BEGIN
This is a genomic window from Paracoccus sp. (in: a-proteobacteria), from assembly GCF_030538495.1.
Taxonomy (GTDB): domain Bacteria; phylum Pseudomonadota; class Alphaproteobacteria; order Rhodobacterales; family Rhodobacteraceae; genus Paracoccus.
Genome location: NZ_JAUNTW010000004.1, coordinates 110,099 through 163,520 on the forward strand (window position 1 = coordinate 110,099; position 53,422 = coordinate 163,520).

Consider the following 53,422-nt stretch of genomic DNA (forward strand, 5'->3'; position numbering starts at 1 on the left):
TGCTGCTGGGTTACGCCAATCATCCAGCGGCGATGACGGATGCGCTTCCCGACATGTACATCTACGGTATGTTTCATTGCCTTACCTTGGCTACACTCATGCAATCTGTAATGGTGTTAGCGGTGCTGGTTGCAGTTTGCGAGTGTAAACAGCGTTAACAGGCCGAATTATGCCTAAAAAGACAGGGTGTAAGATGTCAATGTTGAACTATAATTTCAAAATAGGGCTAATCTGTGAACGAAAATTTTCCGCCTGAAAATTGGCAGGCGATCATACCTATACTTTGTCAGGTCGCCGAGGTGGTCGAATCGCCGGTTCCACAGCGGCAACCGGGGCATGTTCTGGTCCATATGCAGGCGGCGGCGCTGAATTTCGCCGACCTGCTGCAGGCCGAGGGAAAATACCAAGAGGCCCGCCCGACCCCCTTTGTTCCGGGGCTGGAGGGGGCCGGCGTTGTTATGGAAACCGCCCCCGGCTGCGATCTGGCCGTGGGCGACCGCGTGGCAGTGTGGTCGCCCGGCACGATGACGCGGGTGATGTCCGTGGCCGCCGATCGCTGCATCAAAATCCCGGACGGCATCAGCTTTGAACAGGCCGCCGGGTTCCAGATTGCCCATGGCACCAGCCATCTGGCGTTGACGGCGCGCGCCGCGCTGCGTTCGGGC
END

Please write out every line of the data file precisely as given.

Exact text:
This is a genomic window from Paracoccus sp. (in: a-proteobacteria), from assembly GCF_030538495.1.
Taxonomy (GTDB): domain Bacteria; phylum Pseudomonadota; class Alphaproteobacteria; order Rhodobacterales; family Rhodobacteraceae; genus Paracoccus.
Genome location: NZ_JAUNTW010000004.1, coordinates 110,099 through 163,520 on the forward strand (window position 1 = coordinate 110,099; position 53,422 = coordinate 163,520).

Consider the following 53,422-nt stretch of genomic DNA (forward strand, 5'->3'; position numbering starts at 1 on the left):
TGCTGCTGGGTTACGCCAATCATCCAGCGGCGATGACGGATGCGCTTCCCGACATGTACATCTACGGTATGTTTCATTGCCTTACCTTGGCTACACTCATGCAATCTGTAATGGTGTTAGCGGTGCTGGTTGCAGTTTGCGAGTGTAAACAGCGTTAACAGGCCGAATTATGCCTAAAAAGACAGGGTGTAAGATGTCAATGTTGAACTATAATTTCAAAATAGGGCTAATCTGTGAACGAAAATTTTCCGCCTGAAAATTGGCAGGCGATCATACCTATACTTTGTCAGGTCGCCGAGGTGGTCGAATCGCCGGTTCCACAGCGGCAACCGGGGCATGTTCTGGTCCATATGCAGGCGGCGGCGCTGAATTTCGCCGACCTGCTGCAGGCCGAGGGAAAATACCAAGAGGCCCGCCCGACCCCCTTTGTTCCGGGGCTGGAGGGGGCCGGCGTTGTTATGGAAACCGCCCCCGGCTGCGATCTGGCCGTGGGCGACCGCGTGGCAGTGTGGTCGCCCGGCACGATGACGCGGGTGATGTCCGTGGCCGCCGATCGCTGCATCAAAATCCCGGACGGCATCAGCTTTGAACAGGCCGCCGGGTTCCAGATTGCCCATGGCACCAGCCATCTGGCGTTGACGGCGCGCGCCGCGCTGCGTTCGGGC